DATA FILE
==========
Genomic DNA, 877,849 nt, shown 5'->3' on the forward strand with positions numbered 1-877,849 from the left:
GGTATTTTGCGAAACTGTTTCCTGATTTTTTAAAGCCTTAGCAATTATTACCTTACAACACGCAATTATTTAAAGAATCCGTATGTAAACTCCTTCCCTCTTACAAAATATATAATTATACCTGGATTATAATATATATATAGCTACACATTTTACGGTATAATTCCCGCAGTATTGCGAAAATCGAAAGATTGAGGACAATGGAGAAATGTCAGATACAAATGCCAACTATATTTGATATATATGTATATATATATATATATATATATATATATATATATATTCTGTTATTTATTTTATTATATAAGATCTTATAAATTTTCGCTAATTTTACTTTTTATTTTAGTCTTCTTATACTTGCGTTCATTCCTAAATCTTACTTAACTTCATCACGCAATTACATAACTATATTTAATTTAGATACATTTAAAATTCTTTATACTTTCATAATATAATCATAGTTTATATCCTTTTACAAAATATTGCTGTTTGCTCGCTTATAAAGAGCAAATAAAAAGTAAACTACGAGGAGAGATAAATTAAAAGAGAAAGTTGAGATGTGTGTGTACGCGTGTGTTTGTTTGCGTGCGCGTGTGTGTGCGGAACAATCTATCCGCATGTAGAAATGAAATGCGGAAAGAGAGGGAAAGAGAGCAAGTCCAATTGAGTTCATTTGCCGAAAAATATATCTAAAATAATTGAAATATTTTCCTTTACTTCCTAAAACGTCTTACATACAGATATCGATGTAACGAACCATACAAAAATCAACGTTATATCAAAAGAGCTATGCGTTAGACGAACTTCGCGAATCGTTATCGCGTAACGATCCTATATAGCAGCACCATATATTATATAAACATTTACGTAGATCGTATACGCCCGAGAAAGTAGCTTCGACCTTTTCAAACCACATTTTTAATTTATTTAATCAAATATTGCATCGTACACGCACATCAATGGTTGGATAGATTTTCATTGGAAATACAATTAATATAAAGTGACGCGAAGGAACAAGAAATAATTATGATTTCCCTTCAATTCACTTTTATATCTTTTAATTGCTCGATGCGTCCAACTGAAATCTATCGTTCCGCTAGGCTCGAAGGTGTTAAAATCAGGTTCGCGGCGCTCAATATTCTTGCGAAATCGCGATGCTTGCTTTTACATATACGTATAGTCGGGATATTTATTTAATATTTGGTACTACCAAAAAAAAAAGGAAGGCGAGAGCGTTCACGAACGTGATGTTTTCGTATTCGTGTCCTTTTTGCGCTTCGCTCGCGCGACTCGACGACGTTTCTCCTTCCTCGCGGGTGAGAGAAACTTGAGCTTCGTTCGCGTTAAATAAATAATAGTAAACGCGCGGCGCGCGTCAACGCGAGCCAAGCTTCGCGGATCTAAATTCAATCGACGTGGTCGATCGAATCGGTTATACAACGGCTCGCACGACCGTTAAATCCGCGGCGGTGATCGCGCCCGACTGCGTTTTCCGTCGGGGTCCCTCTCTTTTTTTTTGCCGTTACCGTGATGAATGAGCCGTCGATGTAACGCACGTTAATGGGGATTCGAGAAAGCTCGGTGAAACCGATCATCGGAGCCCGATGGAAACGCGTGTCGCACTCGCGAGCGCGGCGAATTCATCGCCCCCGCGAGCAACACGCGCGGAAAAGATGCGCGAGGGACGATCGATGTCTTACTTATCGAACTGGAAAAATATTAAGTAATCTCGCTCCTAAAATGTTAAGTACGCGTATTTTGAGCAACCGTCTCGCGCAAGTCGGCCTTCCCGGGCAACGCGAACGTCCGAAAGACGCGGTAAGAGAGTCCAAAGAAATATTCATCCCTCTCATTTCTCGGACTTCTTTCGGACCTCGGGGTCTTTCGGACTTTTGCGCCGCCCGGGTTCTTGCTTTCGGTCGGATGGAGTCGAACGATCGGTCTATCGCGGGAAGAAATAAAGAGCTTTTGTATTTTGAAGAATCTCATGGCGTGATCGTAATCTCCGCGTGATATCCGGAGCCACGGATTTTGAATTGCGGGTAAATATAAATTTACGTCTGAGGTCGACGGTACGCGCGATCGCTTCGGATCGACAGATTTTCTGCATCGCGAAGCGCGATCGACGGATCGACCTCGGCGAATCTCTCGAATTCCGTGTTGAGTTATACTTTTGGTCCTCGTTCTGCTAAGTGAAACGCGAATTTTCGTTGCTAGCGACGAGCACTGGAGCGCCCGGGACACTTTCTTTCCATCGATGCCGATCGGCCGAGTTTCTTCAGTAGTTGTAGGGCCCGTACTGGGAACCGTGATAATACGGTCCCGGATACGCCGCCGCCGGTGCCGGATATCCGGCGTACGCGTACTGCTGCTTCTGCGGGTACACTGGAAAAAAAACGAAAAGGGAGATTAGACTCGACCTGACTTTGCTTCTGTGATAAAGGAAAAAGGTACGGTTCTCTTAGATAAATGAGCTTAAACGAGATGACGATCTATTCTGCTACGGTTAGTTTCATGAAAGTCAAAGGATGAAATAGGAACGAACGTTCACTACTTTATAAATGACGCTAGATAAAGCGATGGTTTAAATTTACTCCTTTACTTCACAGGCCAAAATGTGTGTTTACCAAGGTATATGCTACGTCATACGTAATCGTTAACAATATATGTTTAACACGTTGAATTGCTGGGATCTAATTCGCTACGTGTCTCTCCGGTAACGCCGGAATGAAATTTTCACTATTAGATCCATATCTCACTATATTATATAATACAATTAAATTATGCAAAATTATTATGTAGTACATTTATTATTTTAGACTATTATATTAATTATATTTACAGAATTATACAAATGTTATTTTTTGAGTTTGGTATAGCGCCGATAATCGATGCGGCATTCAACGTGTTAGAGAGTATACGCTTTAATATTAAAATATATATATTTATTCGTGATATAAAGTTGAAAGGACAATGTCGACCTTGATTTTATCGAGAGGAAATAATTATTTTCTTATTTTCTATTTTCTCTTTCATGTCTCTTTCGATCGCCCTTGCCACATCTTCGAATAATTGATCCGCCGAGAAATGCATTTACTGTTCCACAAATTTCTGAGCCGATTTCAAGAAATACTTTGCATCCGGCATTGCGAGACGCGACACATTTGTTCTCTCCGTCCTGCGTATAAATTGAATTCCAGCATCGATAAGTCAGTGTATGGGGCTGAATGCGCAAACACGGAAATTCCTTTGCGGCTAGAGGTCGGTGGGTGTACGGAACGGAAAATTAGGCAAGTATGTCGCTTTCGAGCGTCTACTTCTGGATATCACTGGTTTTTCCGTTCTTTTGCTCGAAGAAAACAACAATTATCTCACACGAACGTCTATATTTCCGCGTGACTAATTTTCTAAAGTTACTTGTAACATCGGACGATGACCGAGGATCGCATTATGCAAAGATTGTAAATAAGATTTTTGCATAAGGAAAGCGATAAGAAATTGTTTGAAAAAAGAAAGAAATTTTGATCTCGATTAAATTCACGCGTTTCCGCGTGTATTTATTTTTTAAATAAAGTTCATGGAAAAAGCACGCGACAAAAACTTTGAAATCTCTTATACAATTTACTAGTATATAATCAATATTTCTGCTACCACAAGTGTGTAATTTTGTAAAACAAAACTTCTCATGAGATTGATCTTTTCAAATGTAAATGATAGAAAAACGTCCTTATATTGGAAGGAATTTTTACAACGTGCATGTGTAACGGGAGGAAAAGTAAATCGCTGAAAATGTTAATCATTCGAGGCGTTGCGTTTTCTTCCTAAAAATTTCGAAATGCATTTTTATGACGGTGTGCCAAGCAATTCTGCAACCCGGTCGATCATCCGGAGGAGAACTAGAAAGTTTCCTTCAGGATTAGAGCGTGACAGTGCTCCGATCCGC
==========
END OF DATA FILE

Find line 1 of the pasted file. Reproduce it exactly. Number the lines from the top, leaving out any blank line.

Genomic DNA, 877,849 nt, shown 5'->3' on the forward strand with positions numbered 1-877,849 from the left: